Author Archives: Kendra Ganser

Movie Review: Before I Go To Sleep

before i go to sleep

Before I Go To Sleep was a best-selling book written by S.J. Watson in 2011. As usually happens, the book was subsequently turned into a movie that was released in 2014. Nicole Kidman plays the main character, Christine Lucas, and her husband Ben is played by Colin Firth. In the vein of most other movies with memory loss in them, Memento or 50 First Dates, there is a sense of frailty surrounding the main character. As the movie opens, Christine wakes up in bed next to a man she does not recognize. Once the man wakes up, he tells her that he is her husband. She gets scared and runs into the bathroom because she does not remember having a husband. In the bathroom, she sees a collage he has put up with bunches of pictures of their life together. As she goes about her daily life, she learns through bits and pieces that she has to gather every day that someone in her life is not who they seem.

We eventually learn that like in the movie Memento, Christine suffers from anterograde amnesia. She was brutally attacked and after a few blows to the head, lost her memory. She builds up memories every day, with help from a video she recorded herself with the help of her neurologist Dr. Nasch, only to lose her memories again when she wakes up each morning. Anterograde amnesia is one of the most common devices in a movie because of how mysterious it makes the person seem, however, there is one instance in which there is a factual discrepancy.

As we have learned in class, anterograde amnesia is the inability to form new memories after the accident or whatever caused the amnesia. However, long-term memories are often intact and someone’s ability to remember events that occurred before the accident are not usually impacted. Christine is not able to remember any of her past memories at all without the help of pictures. The reason I say that Christine suffers from anterograde amnesia is because rather spontaneously throughout the movie, she would suddenly “remember” flashes of certain people in her life. The whole thing becomes rather frustrating because Christine is relying on everyone else’s word as to who she is, much like Leonard in Memento. In my opinion, it feels like the director just allowed the past memories in to seep into the plot at unexplained moments to keep the story moving forward.

While it was not the worst movie of 2014 by any stretch of the imagination, I believe a movie such as Memento is much more engaging and by and large more factually correct. However, if you are looking for a relatively fast-paced psychological thriller (albeit, complete with many cliches), this might be a good Sunday afternoon movie to watch.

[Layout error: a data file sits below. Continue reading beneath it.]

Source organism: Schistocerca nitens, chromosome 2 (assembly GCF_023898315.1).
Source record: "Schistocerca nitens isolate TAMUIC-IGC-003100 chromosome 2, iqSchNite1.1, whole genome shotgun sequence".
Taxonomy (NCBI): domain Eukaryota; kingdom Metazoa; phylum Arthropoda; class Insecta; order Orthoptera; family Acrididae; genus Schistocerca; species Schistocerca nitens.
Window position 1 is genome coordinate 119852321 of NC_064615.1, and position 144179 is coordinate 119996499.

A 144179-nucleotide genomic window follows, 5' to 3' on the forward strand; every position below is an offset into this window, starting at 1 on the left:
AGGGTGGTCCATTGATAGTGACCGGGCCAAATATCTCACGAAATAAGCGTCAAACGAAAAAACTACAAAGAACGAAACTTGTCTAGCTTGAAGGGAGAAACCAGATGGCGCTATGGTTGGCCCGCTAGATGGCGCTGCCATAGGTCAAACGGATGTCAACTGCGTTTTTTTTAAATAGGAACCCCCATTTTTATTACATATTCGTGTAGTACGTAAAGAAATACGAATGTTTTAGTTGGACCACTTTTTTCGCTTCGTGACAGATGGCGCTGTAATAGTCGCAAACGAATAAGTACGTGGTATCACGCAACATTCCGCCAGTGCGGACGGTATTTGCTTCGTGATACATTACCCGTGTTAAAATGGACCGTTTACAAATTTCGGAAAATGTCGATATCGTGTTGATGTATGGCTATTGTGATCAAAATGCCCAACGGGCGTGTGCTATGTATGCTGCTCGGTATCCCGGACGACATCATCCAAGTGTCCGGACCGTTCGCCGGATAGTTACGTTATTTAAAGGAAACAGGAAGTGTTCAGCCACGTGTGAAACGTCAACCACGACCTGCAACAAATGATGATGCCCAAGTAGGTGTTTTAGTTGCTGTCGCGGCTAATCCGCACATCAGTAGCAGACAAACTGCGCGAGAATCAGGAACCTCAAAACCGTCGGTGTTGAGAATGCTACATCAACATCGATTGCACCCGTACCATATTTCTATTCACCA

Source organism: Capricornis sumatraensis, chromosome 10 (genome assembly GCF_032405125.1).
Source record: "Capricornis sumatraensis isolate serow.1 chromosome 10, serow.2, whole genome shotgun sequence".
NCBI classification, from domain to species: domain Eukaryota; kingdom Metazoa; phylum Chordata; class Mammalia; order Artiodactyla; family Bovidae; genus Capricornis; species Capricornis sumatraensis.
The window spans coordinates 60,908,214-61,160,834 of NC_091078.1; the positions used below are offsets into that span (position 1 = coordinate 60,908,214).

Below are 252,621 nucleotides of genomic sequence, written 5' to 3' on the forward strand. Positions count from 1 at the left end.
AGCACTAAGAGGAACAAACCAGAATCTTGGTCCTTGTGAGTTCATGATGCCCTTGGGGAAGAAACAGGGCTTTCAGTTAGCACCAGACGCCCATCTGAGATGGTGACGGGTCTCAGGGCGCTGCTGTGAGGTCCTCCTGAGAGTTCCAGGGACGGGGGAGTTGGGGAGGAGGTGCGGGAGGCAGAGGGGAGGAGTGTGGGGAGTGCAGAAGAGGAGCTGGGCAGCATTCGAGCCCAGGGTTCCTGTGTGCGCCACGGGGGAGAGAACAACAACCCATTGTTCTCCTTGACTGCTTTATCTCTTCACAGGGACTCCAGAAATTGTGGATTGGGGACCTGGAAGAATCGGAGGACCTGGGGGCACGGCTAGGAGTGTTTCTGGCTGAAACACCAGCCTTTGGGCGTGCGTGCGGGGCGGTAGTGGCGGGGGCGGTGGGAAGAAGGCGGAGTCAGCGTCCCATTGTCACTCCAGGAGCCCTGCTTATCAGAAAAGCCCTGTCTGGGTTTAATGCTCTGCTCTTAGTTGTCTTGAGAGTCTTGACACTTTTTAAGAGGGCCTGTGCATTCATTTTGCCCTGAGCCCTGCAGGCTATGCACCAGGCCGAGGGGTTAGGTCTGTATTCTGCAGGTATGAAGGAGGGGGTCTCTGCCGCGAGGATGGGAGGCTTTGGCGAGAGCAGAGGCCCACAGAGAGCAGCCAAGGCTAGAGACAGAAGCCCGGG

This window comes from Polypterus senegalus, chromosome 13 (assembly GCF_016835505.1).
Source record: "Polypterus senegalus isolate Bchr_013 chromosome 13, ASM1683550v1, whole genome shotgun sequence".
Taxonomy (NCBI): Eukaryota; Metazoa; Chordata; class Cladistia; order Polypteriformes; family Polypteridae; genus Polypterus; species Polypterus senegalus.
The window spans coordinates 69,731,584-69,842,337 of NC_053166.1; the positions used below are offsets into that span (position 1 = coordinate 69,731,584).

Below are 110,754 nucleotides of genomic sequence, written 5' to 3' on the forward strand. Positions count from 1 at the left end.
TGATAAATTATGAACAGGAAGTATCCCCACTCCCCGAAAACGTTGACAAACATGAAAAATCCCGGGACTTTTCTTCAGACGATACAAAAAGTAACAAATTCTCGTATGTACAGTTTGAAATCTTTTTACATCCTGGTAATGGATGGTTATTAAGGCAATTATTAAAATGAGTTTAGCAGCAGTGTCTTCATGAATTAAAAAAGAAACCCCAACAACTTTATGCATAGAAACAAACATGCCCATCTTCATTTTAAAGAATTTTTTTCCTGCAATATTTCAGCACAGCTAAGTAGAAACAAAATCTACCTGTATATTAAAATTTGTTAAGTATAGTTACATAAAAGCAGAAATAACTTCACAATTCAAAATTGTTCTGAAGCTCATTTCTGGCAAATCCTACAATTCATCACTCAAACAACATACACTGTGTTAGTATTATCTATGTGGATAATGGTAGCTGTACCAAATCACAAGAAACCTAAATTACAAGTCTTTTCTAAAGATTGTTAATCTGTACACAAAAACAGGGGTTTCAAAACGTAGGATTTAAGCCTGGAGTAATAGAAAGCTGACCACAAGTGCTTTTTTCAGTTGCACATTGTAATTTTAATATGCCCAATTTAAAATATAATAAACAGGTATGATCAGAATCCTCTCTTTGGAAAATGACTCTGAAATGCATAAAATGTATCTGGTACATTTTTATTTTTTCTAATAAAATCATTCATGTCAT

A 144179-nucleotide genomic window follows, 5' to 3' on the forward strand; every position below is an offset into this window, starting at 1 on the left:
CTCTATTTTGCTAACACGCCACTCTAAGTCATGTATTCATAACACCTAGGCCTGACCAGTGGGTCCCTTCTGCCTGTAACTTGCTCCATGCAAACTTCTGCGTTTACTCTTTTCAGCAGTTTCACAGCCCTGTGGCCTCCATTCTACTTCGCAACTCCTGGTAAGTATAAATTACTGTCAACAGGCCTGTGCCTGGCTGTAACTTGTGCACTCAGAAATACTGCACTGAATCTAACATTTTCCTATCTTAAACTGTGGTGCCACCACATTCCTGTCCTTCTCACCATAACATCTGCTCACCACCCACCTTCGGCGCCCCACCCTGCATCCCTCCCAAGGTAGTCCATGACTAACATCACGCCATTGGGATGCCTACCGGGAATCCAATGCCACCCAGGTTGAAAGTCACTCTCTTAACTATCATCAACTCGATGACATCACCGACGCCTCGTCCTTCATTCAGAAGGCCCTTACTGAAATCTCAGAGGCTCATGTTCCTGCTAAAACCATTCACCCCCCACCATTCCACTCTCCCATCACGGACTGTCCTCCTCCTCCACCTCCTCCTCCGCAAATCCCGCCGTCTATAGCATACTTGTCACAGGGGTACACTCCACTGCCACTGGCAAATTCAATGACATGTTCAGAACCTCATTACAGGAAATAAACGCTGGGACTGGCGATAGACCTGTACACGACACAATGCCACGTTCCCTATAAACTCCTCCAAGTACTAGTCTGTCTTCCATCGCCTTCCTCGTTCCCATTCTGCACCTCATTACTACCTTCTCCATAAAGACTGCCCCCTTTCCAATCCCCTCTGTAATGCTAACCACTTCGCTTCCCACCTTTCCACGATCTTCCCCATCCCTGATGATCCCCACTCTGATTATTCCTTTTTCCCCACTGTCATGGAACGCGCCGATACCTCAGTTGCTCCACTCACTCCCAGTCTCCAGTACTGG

Foreign Accent Syndrome

Imagine being in a terrible accident and ending up in a coma. Once awoken from this coma, you realize that you no longer speak in the accent that you grew up speaking. You spoke with an American accent before but now you sound British. Other people may think you are faking because to them there is no conceivable way your pattern of speech could change so dramatically. The doctor diagnoses you with Foreign Accent Syndrome (FAS) but what exactly is it?

Foreign Accent Syndrome or FAS is a speech disorder which can be the result of brain injury, stroke, or sometimes unknown etiology. Speech timing, intonation, and tongue placement are all significantly altered so as to make the speaker sound like they have a foreign accent. Some speech changes that are caused by FAS include:

  • unusual intonation
  • consonant substitution, deletion, or distortion
  • voicing errors
  • trouble with consonant clusters
  • vowel distortions or prolongations

To listen to the differences between speech in a FAS patient before and after their injury, click here.

After reading all of this information, I was curious as to whether or not a native speaker would be able to recognize someone with this syndrome versus someone with the authentic accent. I researched and came upon a study that aimed to find the answer to that question. Dutch was the accent that was used in the study and it seemed that the native speakers of Dutch were unequivocally recognized by other native speakers and people with other foreign accents were correctly identified on the whole as being non-native speakers of Dutch.

However, to clarify, the “…speakers with Foreign Accent Syndrome, however, were in some sense perceived as foreign and in some sense as native by listeners, but not as foreign as speakers with a real foreign accent nor as native as real native speakers. These results are accounted for in terms of a misinterpretation of markers of speech pathology as markers regional affiliation.”

I found this to be a fascinating topic to research because it is definitely a cognitive deficit however with all that we do know about the brain, no one can conclusively say how it occurs in some people and yet not in others. Hopefully more research into this phenomenon will give doctors a better understanding of this frustrating syndrome.

Impacts of Technology: Digital Amnesia

Everyone uses technology in one form or another, from sending an email to a professor to posting on this blog. Although we enjoy the benefits and many uses of technology daily, we often don’t realize how technology can negatively impact the brain, memory, or our thought processes. I found this study particularly interesting in light of all the recent controversy surrounding “false” memories.

An article from the TechTimes, entitled, “Don’t Lie on Facebook, Other Social Networks. It causes ‘Digital Amnesia’” describes a phenomenon where an individual lies about personal details of their lives on social media sites such as Facebook or Twitter but then end up essentially rewriting their own memories. This phenomenon which psychologists are calling “digital amnesia” is a result of anxiety, shame, or paranoia that some people feel about keeping up their social media image. This can cause memories that are stored to be less accurate and more conforming to a certain image. Alarmingly, the article notes that 68% of people said they “regularly lie, exaggerate, or embellish” when posting on social media with 1 in 10 people saying that the original memory of the event has known become skewed when trying to retrieve it. Unsurprisingly, the 18-24 age bracket is the group most affected by this phenomenon with 16% reporting “completely compromised memories.”